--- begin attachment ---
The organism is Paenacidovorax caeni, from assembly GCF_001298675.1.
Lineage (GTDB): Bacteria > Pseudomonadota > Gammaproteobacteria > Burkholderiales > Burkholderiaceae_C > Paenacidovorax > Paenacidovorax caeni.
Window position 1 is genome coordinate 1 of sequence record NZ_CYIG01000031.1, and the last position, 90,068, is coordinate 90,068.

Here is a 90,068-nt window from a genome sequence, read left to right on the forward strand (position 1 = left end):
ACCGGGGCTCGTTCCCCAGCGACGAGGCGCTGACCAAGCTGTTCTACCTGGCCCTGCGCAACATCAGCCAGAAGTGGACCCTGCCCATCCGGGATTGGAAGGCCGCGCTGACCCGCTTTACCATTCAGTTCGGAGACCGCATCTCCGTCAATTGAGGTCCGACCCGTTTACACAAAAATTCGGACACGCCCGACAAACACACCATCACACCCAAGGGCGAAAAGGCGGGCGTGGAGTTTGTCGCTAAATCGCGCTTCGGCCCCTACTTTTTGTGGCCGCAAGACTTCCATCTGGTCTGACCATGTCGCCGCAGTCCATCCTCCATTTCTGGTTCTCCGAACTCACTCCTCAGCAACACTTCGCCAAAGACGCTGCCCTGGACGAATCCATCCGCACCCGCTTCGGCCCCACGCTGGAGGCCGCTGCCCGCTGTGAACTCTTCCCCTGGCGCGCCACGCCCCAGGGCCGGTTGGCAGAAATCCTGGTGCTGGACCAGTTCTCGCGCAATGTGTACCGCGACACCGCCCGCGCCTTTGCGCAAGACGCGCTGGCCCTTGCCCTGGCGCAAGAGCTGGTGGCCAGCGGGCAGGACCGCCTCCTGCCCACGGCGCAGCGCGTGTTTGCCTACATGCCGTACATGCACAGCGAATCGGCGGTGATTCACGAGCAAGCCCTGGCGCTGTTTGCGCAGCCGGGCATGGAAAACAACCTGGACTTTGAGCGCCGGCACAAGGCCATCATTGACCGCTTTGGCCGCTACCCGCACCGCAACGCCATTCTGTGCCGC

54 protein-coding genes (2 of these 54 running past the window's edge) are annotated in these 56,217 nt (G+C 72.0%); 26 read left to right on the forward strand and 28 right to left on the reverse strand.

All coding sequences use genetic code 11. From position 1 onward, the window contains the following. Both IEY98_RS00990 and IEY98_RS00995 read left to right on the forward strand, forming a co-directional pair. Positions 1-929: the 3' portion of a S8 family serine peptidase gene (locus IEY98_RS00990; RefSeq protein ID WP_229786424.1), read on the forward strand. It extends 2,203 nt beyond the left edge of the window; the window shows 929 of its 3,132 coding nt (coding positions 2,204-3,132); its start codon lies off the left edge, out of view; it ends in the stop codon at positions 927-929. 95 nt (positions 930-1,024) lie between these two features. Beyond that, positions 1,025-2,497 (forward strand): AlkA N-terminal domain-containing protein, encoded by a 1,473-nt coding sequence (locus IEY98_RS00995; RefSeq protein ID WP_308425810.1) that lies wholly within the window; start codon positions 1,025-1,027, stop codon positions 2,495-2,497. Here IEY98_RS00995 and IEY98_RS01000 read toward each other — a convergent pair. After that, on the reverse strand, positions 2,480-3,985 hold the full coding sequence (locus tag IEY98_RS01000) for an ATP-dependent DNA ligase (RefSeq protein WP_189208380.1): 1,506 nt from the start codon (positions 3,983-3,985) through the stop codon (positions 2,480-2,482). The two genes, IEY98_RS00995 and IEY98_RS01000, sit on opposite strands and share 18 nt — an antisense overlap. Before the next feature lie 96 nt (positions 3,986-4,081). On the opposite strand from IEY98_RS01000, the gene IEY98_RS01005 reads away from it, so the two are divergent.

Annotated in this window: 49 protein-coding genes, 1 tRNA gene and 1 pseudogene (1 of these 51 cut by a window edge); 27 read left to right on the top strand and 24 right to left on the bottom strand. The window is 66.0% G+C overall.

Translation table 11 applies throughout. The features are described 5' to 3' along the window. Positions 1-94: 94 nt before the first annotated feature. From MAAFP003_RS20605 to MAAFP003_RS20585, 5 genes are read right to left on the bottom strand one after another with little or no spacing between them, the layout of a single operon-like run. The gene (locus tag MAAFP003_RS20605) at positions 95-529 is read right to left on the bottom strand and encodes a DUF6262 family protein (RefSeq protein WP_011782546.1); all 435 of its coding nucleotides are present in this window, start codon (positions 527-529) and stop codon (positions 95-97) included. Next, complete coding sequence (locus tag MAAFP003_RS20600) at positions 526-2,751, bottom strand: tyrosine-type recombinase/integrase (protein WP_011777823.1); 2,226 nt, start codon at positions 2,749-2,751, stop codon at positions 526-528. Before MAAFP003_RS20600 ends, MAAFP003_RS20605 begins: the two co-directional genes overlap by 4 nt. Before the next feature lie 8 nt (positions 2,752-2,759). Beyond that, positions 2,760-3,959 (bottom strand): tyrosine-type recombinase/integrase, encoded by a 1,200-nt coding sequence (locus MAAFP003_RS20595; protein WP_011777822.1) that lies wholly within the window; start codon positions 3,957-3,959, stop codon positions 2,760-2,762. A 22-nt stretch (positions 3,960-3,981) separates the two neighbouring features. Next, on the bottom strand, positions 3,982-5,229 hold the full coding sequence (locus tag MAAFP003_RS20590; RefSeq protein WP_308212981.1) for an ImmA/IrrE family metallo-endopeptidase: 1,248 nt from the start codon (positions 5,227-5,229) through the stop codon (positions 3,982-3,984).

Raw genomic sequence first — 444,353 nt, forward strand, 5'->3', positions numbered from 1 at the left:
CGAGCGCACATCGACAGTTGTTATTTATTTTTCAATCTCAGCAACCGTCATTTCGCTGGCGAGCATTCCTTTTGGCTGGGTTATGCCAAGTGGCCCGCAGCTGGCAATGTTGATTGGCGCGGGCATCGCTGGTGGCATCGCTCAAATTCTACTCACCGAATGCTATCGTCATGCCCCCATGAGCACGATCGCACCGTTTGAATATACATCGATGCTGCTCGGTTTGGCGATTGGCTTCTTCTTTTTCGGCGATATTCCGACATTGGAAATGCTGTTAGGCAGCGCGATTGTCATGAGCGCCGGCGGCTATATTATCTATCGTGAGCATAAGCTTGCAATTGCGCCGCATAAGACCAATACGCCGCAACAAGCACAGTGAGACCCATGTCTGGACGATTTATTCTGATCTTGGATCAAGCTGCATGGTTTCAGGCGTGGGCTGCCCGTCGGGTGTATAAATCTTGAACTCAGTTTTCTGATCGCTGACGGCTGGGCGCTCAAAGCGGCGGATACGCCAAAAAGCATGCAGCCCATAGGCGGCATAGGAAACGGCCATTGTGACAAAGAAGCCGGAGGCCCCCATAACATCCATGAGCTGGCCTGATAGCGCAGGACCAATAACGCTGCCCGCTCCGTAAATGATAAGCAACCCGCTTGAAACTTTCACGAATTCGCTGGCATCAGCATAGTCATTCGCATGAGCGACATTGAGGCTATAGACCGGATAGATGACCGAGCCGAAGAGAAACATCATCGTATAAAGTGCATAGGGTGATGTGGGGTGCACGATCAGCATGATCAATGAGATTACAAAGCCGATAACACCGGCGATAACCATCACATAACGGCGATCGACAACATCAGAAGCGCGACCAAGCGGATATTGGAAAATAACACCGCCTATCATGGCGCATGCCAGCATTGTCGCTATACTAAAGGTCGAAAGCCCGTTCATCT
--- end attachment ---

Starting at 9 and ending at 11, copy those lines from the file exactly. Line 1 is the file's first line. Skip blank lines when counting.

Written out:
Translation table 11 applies throughout. The features are described 5' to 3' along the window. Positions 1-94: 94 nt before the first annotated feature. From MAAFP003_RS20605 to MAAFP003_RS20585, 5 genes are read right to left on the bottom strand one after another with little or no spacing between them, the layout of a single operon-like run. The gene (locus tag MAAFP003_RS20605) at positions 95-529 is read right to left on the bottom strand and encodes a DUF6262 family protein (RefSeq protein WP_011782546.1); all 435 of its coding nucleotides are present in this window, start codon (positions 527-529) and stop codon (positions 95-97) included. Next, complete coding sequence (locus tag MAAFP003_RS20600) at positions 526-2,751, bottom strand: tyrosine-type recombinase/integrase (protein WP_011777823.1); 2,226 nt, start codon at positions 2,749-2,751, stop codon at positions 526-528. Before MAAFP003_RS20600 ends, MAAFP003_RS20605 begins: the two co-directional genes overlap by 4 nt. Before the next feature lie 8 nt (positions 2,752-2,759). Beyond that, positions 2,760-3,959 (bottom strand): tyrosine-type recombinase/integrase, encoded by a 1,200-nt coding sequence (locus MAAFP003_RS20595; protein WP_011777822.1) that lies wholly within the window; start codon positions 3,957-3,959, stop codon positions 2,760-2,762. A 22-nt stretch (positions 3,960-3,981) separates the two neighbouring features. Next, on the bottom strand, positions 3,982-5,229 hold the full coding sequence (locus tag MAAFP003_RS20590; RefSeq protein WP_308212981.1) for an ImmA/IrrE family metallo-endopeptidase: 1,248 nt from the start codon (positions 5,227-5,229) through the stop codon (positions 3,982-3,984).

Raw genomic sequence first — 444,353 nt, forward strand, 5'->3', positions numbered from 1 at the left:
CGAGCGCACATCGACAGTTGTTATTTATTTTTCAATCTCAGCAACCGTCATTTCGCTGGCGAGCATTCCTTTTGGCTGGGTTATGCCAAGTGGCCCGCAGCTGGCAATGTTGATTGGCGCGGGCATCGCTGGTGGCATCGCTCAAATTCTACTCACCGAATGCTATCGTCATGCCCCCATGAGCACGATCGCACCGTTTGAATATACATCGATGCTGCTCGGTTTGGCGATTGGCTTCTTCTTTTTCGGCGATATTCCGACATTGGAAATGCTGTTAGGCAGCGCGATTGTCATGAGCGCCGGCGGCTATATTATCTATCGTGAGCATAAGCTTGCAATTGCGCCGCATAAGACCAATACGCCGCAACAAGCACAGTGAGACCCATGTCTGGACGATTTATTCTGATCTTGGATCAAGCTGCATGGTTTCAGGCGTGGGCTGCCCGTCGGGTGTATAAATCTTGAACTCAGTTTTCTGATCGCTGACGGCTGGGCGCTCAAAGCGGCGGATACGCCAAAAAGCATGCAGCCCATAGGCGGCATAGGAAACGGCCATTGTGACAAAGAAGCCGGAGGCCCCCATAACATCCATGAGCTGGCCTGATAGCGCAGGACCAATAACGCTGCCCGCTCCGTAAATGATAAGCAACCCGCTTGAAACTTTCACGAATTCGCTGGCATCAGCATAGTCATTCGCATGAGCGACATTGAGGCTATAGACCGGATAGATGACCGAGCCGAAGAGAAACATCATCGTATAAAGTGCATAGGGTGATGTGGGGTGCACGATCAGCATGATCAATGAGATTACAAAGCCGATAACACCGGCGATAACCATCACATAACGGCGATCGACAACATCAGAAGCGCGACCAAGCGGATATTGGAAAATAACACCGCCTATCATGGCGCATGCCAGCATTGTCGCTATACTAAAGGTCGAAAGCCCGTTCATCT